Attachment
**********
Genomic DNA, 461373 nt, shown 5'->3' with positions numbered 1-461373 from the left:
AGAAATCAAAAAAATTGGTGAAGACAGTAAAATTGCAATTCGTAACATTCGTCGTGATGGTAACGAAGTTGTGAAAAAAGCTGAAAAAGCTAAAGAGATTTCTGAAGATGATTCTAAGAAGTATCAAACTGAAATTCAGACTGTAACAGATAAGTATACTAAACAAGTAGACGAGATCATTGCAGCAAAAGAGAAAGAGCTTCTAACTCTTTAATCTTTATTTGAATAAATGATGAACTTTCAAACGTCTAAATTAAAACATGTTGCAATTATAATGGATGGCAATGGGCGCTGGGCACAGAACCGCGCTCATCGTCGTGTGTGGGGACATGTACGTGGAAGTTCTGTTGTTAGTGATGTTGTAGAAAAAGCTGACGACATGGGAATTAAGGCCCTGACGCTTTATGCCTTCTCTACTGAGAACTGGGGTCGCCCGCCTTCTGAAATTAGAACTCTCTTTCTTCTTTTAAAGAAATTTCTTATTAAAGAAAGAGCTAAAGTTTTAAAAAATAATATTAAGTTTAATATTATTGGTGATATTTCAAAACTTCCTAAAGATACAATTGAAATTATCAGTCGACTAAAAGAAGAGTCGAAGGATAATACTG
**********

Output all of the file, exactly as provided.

Genomic DNA, 461373 nt, shown 5'->3' with positions numbered 1-461373 from the left:
AGAAATCAAAAAAATTGGTGAAGACAGTAAAATTGCAATTCGTAACATTCGTCGTGATGGTAACGAAGTTGTGAAAAAAGCTGAAAAAGCTAAAGAGATTTCTGAAGATGATTCTAAGAAGTATCAAACTGAAATTCAGACTGTAACAGATAAGTATACTAAACAAGTAGACGAGATCATTGCAGCAAAAGAGAAAGAGCTTCTAACTCTTTAATCTTTATTTGAATAAATGATGAACTTTCAAACGTCTAAATTAAAACATGTTGCAATTATAATGGATGGCAATGGGCGCTGGGCACAGAACCGCGCTCATCGTCGTGTGTGGGGACATGTACGTGGAAGTTCTGTTGTTAGTGATGTTGTAGAAAAAGCTGACGACATGGGAATTAAGGCCCTGACGCTTTATGCCTTCTCTACTGAGAACTGGGGTCGCCCGCCTTCTGAAATTAGAACTCTCTTTCTTCTTTTAAAGAAATTTCTTATTAAAGAAAGAGCTAAAGTTTTAAAAAATAATATTAAGTTTAATATTATTGGTGATATTTCAAAACTTCCTAAAGATACAATTGAAATTATCAGTCGACTAAAAGAAGAGTCGAAGGATAATACTG